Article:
I’ve also not been exercising as much as I’d planned. It’s been raining constantly for weeks and it takes very little to put me off. I resent that I have to do it. I feel the same about hoovering. I resent the dirt. I’m not lazy—seriously, I’m not lazy—but there are some things in life that feel like a terrible waste of time or, at best, have a very poor return on investment. I mean, seriously, how long does it take to haul of the vacuum cleaner, give the place a quick once over and then stick it back in the cupboard? And it’s the same with going out. I would never be seen dead outside in the casual clothes I wear inside—I dress to go out—but the thought of getting changed is enough to put me off too. Maybe I am lazy.

  10. I'm not excusing the rudeness of the other driver one bit, but were you completely without fault in the situation? Were you driving 20 mph in a 45 mph zone? Did you signal that you were changing lanes? Were you completely oblivious to what was going on around you? I'm just saying….

    Here in the backward former colonies, the index finger is the one closest to the thumb. The middle finger is the one used by rude people.

  11. We do affect each other a great deal! The sigh, the furrowed brow, the rude finger, the sad face, all trigger something within us — deep, or not so deep. A sign, indeed, of our interconnectedness (and not necessarily at a deep level).

    The other side is to "own" what those triggers do in us, and to us. We do have a choice as to how we react, as you have noted. It is that split second between the trigger and the (perhaps) instinctive response where we make the choice of how we answer, in word and/or act. That is our moment of hope, when we can choose a creative response, for our sakes, and sakes of others.

  12. I agree Birdie, road rage seems to be a function of stress and the pressure of living today, but there are extremes, and spitting is one such extreme.

    Thanks, Birdie.

  13. I've not driven a car in England, Andrew, though the way you describe it's puzzle. The worse the driving the kinder the treatment. I can't boast being a good driver, nor do I see myself as a bad driver. Somewhere in between. I certainly make mistakes when I drive though and sometimes even deliberately. We can't all be perfect and I'm in there with the flawed ones.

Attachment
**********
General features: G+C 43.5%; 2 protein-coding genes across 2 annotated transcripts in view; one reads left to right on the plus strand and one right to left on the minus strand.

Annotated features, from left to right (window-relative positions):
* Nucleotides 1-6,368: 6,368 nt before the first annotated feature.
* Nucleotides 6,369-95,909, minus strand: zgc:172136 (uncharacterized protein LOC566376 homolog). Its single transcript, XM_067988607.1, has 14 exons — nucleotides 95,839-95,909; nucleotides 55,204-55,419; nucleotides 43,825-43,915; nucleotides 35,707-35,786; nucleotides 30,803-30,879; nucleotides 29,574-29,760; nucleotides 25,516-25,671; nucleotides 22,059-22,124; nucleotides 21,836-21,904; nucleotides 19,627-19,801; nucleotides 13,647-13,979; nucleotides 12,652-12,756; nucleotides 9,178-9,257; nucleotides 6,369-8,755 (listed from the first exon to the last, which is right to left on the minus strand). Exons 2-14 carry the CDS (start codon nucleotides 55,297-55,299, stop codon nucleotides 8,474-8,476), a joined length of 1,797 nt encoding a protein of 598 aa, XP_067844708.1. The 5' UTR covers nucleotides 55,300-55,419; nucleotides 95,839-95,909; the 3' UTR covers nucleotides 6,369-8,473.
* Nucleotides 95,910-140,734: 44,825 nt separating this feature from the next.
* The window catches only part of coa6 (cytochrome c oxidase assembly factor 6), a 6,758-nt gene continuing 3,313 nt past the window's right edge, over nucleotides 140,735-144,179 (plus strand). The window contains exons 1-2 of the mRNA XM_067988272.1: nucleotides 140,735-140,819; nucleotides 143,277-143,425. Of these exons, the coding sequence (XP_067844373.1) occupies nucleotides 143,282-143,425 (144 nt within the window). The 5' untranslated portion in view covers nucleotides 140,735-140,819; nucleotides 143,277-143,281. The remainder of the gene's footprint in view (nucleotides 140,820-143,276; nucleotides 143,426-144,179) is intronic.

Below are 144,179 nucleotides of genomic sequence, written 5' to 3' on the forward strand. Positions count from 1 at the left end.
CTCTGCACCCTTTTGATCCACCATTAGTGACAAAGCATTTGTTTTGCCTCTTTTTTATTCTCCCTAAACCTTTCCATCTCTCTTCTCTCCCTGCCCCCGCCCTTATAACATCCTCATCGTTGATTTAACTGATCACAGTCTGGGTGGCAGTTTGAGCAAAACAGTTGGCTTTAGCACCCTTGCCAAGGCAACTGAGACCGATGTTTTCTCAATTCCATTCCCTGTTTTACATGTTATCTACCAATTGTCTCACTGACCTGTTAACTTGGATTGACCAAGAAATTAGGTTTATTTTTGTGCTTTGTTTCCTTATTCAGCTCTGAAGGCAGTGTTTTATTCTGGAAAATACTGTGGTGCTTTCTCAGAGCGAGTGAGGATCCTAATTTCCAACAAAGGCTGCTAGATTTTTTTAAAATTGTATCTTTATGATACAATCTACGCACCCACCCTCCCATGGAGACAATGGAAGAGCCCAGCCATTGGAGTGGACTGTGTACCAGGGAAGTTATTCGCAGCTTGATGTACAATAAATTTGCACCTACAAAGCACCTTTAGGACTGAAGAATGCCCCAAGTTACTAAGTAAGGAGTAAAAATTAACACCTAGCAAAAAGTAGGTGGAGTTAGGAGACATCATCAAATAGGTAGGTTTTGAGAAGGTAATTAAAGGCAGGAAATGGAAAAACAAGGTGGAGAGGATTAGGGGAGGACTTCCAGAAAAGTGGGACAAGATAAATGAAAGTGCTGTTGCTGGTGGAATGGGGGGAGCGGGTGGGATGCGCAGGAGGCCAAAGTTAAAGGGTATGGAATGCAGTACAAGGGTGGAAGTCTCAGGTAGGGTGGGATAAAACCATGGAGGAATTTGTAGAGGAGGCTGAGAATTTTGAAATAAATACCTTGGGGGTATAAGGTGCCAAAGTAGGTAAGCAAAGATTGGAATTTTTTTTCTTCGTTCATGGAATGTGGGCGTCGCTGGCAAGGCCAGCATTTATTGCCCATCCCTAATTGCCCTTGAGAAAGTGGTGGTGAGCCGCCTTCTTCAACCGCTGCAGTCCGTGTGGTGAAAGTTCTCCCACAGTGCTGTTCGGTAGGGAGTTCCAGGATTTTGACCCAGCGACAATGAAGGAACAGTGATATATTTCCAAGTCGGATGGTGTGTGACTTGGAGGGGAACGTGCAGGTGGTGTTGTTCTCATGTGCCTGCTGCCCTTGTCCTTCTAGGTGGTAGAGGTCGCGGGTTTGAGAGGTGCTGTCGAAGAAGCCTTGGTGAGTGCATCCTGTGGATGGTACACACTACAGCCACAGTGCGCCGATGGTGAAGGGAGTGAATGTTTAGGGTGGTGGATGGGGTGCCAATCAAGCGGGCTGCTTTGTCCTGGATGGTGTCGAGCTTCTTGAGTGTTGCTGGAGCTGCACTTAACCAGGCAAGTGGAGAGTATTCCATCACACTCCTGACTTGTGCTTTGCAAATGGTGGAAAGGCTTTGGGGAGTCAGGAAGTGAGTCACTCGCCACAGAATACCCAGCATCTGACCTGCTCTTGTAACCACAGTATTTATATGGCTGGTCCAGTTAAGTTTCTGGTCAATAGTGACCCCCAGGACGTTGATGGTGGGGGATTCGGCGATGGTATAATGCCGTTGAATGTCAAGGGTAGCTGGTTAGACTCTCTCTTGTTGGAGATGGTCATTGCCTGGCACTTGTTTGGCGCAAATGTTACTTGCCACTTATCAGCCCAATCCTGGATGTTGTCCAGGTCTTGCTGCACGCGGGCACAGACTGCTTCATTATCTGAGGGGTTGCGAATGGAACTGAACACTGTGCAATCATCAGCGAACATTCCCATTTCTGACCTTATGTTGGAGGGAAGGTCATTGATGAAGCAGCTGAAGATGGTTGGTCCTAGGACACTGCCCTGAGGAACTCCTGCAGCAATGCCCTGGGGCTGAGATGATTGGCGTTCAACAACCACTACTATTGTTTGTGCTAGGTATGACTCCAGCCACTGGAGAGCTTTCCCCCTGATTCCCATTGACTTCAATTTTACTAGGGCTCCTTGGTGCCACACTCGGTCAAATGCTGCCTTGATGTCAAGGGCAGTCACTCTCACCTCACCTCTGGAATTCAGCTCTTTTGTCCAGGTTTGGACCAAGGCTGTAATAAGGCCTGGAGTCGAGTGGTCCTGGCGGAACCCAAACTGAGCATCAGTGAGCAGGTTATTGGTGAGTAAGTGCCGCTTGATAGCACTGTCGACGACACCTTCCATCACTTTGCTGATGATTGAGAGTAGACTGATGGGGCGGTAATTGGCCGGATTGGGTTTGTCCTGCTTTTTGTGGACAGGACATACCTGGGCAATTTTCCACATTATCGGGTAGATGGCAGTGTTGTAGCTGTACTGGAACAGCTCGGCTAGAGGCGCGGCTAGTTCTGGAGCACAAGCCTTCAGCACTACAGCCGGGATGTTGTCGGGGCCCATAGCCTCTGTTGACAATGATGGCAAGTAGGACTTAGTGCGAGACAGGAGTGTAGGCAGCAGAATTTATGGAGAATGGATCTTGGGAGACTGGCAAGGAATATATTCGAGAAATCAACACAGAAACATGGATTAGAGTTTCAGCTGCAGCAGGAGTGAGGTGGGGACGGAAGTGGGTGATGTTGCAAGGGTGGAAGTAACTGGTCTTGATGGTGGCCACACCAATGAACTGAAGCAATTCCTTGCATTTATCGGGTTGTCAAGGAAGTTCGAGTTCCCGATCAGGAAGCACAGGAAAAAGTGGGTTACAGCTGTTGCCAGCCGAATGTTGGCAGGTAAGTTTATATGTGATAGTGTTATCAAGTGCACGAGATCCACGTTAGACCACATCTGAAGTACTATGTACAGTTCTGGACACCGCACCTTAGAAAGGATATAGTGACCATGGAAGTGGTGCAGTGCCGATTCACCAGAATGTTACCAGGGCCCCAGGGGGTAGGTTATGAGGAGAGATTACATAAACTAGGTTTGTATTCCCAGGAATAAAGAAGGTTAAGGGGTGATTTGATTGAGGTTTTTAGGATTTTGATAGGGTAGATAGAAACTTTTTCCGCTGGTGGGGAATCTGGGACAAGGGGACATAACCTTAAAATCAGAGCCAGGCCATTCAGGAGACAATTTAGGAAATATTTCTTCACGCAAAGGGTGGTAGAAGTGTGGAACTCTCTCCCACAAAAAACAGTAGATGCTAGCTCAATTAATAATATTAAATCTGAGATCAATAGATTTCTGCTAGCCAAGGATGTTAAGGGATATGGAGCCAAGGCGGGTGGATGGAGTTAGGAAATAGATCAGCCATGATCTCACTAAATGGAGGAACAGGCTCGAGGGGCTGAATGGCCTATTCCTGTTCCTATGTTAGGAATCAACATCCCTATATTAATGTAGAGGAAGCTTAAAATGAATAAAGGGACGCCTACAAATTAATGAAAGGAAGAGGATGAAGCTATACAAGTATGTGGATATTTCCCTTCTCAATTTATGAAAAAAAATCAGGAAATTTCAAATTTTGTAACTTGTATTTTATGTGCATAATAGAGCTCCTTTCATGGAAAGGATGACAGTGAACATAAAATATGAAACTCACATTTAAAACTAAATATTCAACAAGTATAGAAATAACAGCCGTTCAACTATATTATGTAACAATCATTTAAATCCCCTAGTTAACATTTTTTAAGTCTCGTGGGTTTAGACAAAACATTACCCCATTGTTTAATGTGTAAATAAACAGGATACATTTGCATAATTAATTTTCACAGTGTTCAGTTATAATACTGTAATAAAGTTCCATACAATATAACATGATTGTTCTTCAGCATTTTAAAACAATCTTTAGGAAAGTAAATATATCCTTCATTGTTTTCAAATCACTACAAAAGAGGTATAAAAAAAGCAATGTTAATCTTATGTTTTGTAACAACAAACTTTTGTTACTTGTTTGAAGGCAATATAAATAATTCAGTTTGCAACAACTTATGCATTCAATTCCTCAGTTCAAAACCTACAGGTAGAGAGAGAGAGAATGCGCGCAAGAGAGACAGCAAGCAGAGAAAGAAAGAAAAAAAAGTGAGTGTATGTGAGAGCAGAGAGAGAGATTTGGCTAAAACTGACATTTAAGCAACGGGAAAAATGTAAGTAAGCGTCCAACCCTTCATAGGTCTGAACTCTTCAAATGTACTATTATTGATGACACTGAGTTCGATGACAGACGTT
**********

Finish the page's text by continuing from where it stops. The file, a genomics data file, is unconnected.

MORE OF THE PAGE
Thanks, Andrew.

  14. As you say, Janice, spitting is a particularly nasty action – emptying the contents of your mouth and throat onto another. But I'm not sure I'd like any more laws to make it illegal.

    Thanks, Janice.

  15. I find it amazing, Ellen, when I happen to be the aggrieved driver who's in the 'right' and the one whose cut me off gives me the rude finger, as if he/she is innocent. A strange reversal.

    Thanks, Ellen.

  16. You're right, Ms Sparrow, such nasty gestures could certainly ruin my day if I let them. The fact that I've remembered this incident so well suggests it got under my skin but much of the emotion has gone out of it for me and I can still tell myself that perhaps he too was having a bad day.

    Thanks, Ms Sparrow.

  17. You are so right, Rosaria, both the nasty and the benevolent gestures affect us. Unfortunately – at least speaking for me – I have a tendency to remember the cruel ones more than I remember the kind. Negatives tend to stick more. It'd be better were it not so but I suspect it's human nature to remember the slights most of all.

    Thanks, Rosaria.

  18. Magical thinking is wonderful isn't it Kirk, when it can turn our perceived enemies into quivering wrecks. If only in fantasy and of course best of all in fantasy.

    There's a vast difference between feeling vengeful and taking revenge like my spitter took on me.

    Though there's worse ways of taking revenge and at least the spitter did not hurt or damage me or my car, only symbolically, only my pride.

    Thanks, Kirk.